Recently, writing consultant gave a workshop locally and got everyone in these parts ginned back up about readability. Which is fantastic, of course, because the purpose of written content is to be read. My quibble isn’t with the message – Readability is critical – but one of the tools suggested for analyzing your content’s readability: the Flesch-Kincaid Readability Test.
One way to check readability
The consultant suggested that writers check off their content using the built-in Flesch-Kincaid readaiblity app in MS Word (you also can get plenty of them on the web). The test scores your writing based average sentence length, average syllable per word and use of the passive voice. Not necessarily a bad idea, but taken at face value – which I’ve seen many busy writers and content creators do – it forces you into producing dumbed down, washed out text that sounds like anyone could have written it about almost any thing – without much rhythm. Bleh. Who wants to read that?
The problem with readability formulae
Relying only on Flesch-Kincaid or other readability indices, you can easily take all the zing, flair and differentiation out of your content. Yes, too much of a good thing – too many big descriptive words, too many long descriptive sentences – is ineffective. But so is too little.
Too many short sentences in a row is boring to read unless those sentences are extremely well-crafted so the words create the rhythm. Too much plain language lulls the reader into thinking there’s nothing special here. Put too many plain words in too many short sentences and you’ve got nothing anybody wants to read. And you’re pretty much screwed with Flesch-Kincaid and other calculators if you’ve got to include some technical terms – even more so if you need a longish sentence to explain them.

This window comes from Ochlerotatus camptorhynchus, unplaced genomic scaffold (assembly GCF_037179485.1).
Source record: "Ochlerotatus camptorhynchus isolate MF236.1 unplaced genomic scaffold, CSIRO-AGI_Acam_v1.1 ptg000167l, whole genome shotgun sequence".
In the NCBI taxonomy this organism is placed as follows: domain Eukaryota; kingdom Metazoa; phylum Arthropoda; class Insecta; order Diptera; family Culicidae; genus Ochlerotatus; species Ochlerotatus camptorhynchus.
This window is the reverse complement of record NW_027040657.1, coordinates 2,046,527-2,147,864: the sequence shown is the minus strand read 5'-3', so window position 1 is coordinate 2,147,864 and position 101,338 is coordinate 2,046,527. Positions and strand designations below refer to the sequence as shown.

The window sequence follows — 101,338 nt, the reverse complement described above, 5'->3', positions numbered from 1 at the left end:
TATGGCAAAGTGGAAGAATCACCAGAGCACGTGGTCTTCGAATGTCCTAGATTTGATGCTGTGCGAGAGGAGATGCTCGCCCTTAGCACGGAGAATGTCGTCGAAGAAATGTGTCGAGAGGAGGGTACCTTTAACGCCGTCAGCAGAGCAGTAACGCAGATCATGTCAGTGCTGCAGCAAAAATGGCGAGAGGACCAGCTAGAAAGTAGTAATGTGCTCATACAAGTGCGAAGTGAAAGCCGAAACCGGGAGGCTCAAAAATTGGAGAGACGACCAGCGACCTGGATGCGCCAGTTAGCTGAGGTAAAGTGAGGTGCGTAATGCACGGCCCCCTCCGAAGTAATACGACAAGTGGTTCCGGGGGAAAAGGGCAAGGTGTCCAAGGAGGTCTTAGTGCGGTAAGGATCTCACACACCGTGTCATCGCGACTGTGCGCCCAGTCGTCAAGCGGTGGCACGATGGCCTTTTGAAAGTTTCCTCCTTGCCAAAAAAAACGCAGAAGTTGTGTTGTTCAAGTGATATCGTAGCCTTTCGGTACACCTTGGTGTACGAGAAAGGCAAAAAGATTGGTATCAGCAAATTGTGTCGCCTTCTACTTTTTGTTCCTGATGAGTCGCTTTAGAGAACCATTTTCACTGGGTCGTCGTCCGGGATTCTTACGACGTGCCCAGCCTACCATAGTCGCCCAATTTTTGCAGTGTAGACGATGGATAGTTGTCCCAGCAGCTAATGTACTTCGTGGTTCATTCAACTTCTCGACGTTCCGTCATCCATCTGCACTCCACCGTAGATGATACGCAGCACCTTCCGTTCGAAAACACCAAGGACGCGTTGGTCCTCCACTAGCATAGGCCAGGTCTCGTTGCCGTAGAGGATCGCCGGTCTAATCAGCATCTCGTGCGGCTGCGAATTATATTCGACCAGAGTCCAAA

How to improve readability
It takes talent to bring some style and voice to this formula, plus a keen sense of the traits that make good writing (strong ideas and solid details, clear voice, effective word choice and sentence fluency). A better plan for improving readability is to consider your audience. (More on how to write for your audience). If you're writing to cancer researchers, it's a safe bet they can easily navigate complex concepts and terms explained in longer sentences. If you're writing to 18-year-olds, you're better served to use simpler language and a mix of sentence lengths to keep them engaged.
If you’re going to adhere strictly to an readability score, give yourself extra time to consider your audience very carefully and determine the right voice and vocabulary level for them. Then take a little more time to give those shorter sentences and plainer words a little more flair. With so much competition for eyeballs and engagement these days, you can’t afford not to.
(BTW, this post earned a score in the low 40s on more than one Flesch-Kincaid calculator, meaning it’s too hard for 9th graders. Really?)